MRP: What’s this?

S. : That’s editing.

MRP: What’s editing?

S.: It’s when you cross out a mistake and write the answer above it.

Did you hear that, everyone? They are teaching the children editing. In school.

I can’t wait for the next lesson, which I’m certain is going to be “How to Wield Your Red Pen.”

May 25, 2009

I say banana . . .

Filed under: At home with MRP,Kidspeak — mighty red pen @ 4:35 pm

Scene: MRP hands D. (age 3) a banana.

MRP: D., can you say “banana”?
D: Bawana.
MRP (trying to help): BA-NA-NA.
D: BA-WA-NA.

March 11, 2009

Now you gotta kiss me

Filed under: At home with MRP,Kidspeak,Wordsworthy — mighty red pen @ 7:25 pm
Tags: ,

Recently overheard at la casa de MRP: a number of schoolyard taunts that I haven’t heard since I was a kid running around on the playground in my Zips and Toughskins, and half my classmates were named Jennifer and had long hair and the other half were named Brian and had bowl cuts. These were uttered by S., age 5 1/2:

Miss me, miss me, now you gotta kiss me
Liar, liar, pants on fire

And my personal favorite flashback:

Cheater, cheater, pumpkin eater

So here is my question. I didn’t teach these to los niños, I haven’t said or heard these in decades. They learned them on the playground at school. How are these schoolyard taunts handed down through the generations? Is it from one big brother to another? Are they written on the bathroom walls?

If you have a favorite schoolyard taunt you remember, let’s hear it!

March 2, 2009

Mondegreen for a snowy day

Filed under: At home with MRP,Wordsworthy — mighty red pen @ 2:23 pm
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Mommy! There goes the snowcloud!
–D., age nearly 3

Overheard at la casa de MRP—where we are knee deep in snow . . . again—when the snowplow went by. And you know what? It kind of did look like a snowcloud.

February 9, 2009

Mmm, braaaaiiiiinnnnsss

Filed under: At home with MRP,Lit review,Overseen — mighty red pen @ 8:13 pm
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janeaustenzombie1In honor of D. (age nearly 3), who scared all of his preschool classmates by running around with his blankie on his head moaning, “I am a zommmbbiiieeee!” MRP is declaring today Zombie Day, with two tasty zombie tidbits (no, not brains) to celebrate.

First is Pride and Prejudice and Zombies by Seth Grahame-Smith (June 2009, Quirk Books). It’s a reimagining of Jane Austen’s novel Pride and Prejudice . . . but with—that’s right—zombies. I can’t believe I didn’t think of that myself.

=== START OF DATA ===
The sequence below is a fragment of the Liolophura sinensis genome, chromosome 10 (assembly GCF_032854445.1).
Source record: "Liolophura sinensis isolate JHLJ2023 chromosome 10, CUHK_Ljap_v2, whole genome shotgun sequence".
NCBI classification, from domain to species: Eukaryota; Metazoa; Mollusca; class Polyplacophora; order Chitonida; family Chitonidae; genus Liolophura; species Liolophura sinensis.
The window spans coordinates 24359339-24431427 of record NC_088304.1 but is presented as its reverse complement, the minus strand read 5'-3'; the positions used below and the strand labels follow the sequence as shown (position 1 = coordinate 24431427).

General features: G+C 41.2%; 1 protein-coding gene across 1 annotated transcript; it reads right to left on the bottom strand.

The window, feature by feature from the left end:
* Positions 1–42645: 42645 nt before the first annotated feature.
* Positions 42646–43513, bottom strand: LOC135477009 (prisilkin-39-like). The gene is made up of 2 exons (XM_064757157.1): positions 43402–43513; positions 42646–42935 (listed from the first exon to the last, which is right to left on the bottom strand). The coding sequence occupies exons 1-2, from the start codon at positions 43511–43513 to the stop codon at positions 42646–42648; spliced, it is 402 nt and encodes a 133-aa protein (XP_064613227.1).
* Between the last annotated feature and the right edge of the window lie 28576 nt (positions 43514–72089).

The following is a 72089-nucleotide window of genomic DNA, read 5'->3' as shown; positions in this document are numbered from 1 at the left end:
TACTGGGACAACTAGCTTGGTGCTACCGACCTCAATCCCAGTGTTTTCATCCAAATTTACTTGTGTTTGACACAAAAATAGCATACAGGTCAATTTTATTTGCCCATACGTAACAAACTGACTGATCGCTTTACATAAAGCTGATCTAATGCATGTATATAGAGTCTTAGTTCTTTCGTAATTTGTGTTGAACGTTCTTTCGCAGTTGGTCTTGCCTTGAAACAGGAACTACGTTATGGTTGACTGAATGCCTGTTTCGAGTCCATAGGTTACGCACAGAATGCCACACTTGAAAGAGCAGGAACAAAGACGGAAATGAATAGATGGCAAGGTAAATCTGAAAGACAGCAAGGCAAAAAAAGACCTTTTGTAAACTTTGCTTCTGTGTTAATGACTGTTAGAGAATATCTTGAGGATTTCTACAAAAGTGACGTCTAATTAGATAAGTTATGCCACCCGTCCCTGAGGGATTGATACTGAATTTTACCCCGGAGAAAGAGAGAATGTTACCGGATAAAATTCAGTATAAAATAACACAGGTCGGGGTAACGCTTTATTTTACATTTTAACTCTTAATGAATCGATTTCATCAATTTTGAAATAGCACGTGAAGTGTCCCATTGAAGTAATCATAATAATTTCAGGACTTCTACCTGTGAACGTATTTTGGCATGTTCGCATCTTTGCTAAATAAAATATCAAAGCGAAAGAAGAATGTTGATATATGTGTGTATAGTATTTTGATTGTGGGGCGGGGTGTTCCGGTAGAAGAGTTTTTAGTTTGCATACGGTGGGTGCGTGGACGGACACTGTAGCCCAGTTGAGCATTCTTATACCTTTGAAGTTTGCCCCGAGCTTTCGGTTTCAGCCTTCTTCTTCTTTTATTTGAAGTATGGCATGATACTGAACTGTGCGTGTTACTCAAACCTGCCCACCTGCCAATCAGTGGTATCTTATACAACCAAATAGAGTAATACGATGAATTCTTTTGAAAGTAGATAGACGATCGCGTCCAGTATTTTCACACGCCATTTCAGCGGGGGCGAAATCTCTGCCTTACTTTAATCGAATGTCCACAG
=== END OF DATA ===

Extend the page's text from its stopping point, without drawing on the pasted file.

According to Christopher Shea of  The Boston Globe:

“As our story opens,” continues the unimproveable publicity copy,

a mysterious plague has fallen upon the quiet English village of Meryton—and the dead are returning to life! Feisty heroine Elizabeth Bennet is determined to wipe out the zombie menace, but she’s soon distracted by the arrival of the haughty and arrogant Mr. Darcy. What ensues is a delightful comedy of manners with plenty of civilized sparring between the two young lovers—and even more violent sparring on the blood-soaked battlefield as Elizabeth wages war against hordes of flesh-eating undead. Can she vanquish the spawn of Satan? And overcome the social prejudices of the class-conscious landed gentry?

Like the original, the expanded version begins memorably: “It is a truth universally acknowledged that a zombie in possession of brains must be in want of more brains.”

amd_zombie_signs2Wow. Okay. So that might seem like a tough act to follow but there is more zombie fun from our friends at Today in Awesome, who shared “Midwest Road Sign Prank Warns Drivers of Zombies”:

Look out, drivers—undead ahead!

Officials in several states are unamused by a recent rash of pranks targeting electronic highway signs.

In Collinsville, Ill., east of St. Louis, hackers changed a sign on Interstate 225 Tuesday to read “DAILY LANE CLOSURES DUE TO ZOMBIES.”

If that wasn’t enough to convince commuters of an impending zombie apocalypse, other signs reading “CAUTION! ZOMBIES! AHEAD!!!” and “THE END IS NEAR!!!!!!!!!” may have done the trick.

The signs are a bit dramatic with the punctuation, but mostly, they’re just funny.

Photos from The New York Daily News.